What this post is about
- 7-zip: Practical data archives
- LibreOffice: Digital office
- Firefox: Surfing the Internet faster
- VLC media player: Limitless playback options
- LINUX: An operating system with plenty of room for development
For individual needs and IT solutions, open-source projects offer the opportunity to customize software according to one's own preferences. They enable users with the relevant IT skills to collaborate and enhance programs collectively. The communal access to open-source code makes it possible.
Open source has always been an important part of the software ecosystem. However, today it is a crucial foundational element in almost every software. The annual Octoverse reports by GitHub demonstrate that open-source software is no longer a niche project. According to last year's report, 90% of companies rely on open source, and in 2022 alone, developers made over 413 million contributions to open-source projects on GitHub.
Many people are unaware that many widely installed tools also originate from the open-source scene. Sufficient reason to introduce some of the best programs.
Texts, images, and videos consume large amounts of storage space on hard drives and servers. In times when fast internet connections and expanding storage were not yet commonplace, compressing file archives brought about a significant breakthrough. 7-Zip is among the open-source pioneers that dedicated themselves to this task early on, and since then, it has been compressing large amounts of data based on the Cryptozip and AES-256 methods.
The fundamental software was developed by IT specialist Igor Viktorovich Pavlov. He released the first version of the software in 1999 and remains actively involved in its ongoing development. In July 2007, the file hosting service SourceForge awarded 7-Zip as the best open-source project.
For many, the Microsoft Office suite is an essential part of office work. Without Excel, Word, and PowerPoint, it seems that daily office operations are hardly possible. Unfortunately, the fact that there is a free alternative to Microsoft's all-in-one package often remains in the background in public perception. In practice and use, the open-source alternative LibreOffice is a welcome option to the well-known tools.
Based on the source code of OpenOffice, originally developed by the Apache Foundation, LibreOffice has been further optimized in recent years. Even on older Windows versions, the open-source software can be used, as special versions have been adapted for previous operating systems. This advantage is something that even Microsoft rarely offers.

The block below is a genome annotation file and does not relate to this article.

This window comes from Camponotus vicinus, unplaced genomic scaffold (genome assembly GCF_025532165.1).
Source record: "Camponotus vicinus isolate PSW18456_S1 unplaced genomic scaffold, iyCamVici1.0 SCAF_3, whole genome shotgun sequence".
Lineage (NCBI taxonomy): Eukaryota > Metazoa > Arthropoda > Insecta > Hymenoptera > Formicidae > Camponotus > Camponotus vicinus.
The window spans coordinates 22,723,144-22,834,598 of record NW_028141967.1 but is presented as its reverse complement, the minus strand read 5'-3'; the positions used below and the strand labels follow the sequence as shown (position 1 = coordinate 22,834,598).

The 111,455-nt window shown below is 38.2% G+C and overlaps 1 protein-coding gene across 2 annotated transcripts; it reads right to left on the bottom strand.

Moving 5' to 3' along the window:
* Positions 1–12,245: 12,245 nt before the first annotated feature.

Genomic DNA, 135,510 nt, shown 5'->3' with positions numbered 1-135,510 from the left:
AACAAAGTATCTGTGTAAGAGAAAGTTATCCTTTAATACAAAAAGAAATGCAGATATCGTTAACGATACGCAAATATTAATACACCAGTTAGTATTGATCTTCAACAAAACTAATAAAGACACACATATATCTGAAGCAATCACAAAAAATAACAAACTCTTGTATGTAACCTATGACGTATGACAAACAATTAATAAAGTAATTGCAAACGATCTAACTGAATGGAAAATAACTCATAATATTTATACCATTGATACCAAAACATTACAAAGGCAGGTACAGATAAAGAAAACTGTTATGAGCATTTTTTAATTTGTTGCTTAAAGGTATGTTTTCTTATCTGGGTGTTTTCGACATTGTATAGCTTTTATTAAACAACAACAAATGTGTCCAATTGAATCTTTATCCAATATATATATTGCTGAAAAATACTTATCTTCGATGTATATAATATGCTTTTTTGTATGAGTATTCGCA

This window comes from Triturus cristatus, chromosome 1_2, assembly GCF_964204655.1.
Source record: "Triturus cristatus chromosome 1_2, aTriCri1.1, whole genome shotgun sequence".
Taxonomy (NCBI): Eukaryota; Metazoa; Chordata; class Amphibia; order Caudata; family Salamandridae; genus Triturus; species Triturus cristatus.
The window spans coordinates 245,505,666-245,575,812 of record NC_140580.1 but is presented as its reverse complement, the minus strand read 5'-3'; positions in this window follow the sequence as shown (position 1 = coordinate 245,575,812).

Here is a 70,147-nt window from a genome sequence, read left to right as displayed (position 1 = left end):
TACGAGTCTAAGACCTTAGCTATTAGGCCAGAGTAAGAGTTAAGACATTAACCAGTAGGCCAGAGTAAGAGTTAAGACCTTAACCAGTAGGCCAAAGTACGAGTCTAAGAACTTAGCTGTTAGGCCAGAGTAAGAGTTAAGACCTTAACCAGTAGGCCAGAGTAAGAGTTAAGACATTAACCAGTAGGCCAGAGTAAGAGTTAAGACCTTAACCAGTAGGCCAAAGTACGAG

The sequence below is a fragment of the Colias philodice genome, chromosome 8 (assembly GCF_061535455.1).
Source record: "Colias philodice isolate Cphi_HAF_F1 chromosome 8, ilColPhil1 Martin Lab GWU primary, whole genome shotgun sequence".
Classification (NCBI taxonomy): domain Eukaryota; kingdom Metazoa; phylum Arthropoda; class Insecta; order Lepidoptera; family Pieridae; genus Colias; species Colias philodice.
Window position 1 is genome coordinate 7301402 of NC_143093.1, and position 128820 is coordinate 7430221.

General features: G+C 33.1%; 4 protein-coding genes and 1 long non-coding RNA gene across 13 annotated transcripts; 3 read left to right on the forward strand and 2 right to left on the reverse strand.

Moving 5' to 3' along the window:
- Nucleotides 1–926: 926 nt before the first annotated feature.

The foundation for the open-source browser Firefox was laid with the establishment of the Mozilla project in 1998. It took four years of development until the first version became available in 2002. Although in the early 2000s, it was challenging to surpass the pre-installed Internet Explorer, Firefox gained increasing popularity due to a better user experience.
The freely available source code has since provided developers with the freedom to optimize and customize their own browsing experience according to their preferences. Thanks to continuous improvements, experts and connoisseurs still consider the open-source browser to offer the best performance and stability in comparison to Safari, Chrome, or Edge, even today.
Similar to the comparison between LibreOffice and Microsoft Office, the same holds true for the VLC Media Player and the various pre-installed multimedia tools from Microsoft or Apple. While both companies have limited themselves with their proprietary video formats, VLC Media Player focuses on limitless playback possibilities and openness. In addition to the desktop version, there is now also a variant available for mobile devices.
The extensive features demonstrate the scale that open-source projects can reach and how they can overshadow paid tools. 4K resolution, screen recording, or playing 360-degree clips are all possible with the player. When development on the player began in 1996, the developers were hardly aware of the impact they would have.
Paid updates, limited possibilities for backward compatibility and a lack of alternative customization options: operating systems provide a closed framework that offers little room for flexibility. This makes open-source projects like LINUX all the more important, as their goal is to remain independent at all stages of development. With this principle, the system, which started as a hobby project, excites its users and can be used as a platform for various IT installations.
In 1991, the student Linus Torvalds designed the basic structure, which he developed as an alternative to the MINX operating system. Today, this application boasts the world's largest user base in its field and has long moved from the IT niche to the focus of important tools. Even the New York Stock Exchange relies on LINUX.
Collaborative work triumphs! The five showcased projects impressively demonstrate the fantastic achievements that can result from the creativity and expertise of the open-source community. Instead of costly constraints, the focus is on a shared objective that is both functional and pioneering. It is all the more important for more companies and organizations to embrace the sustainability and diversity of open source.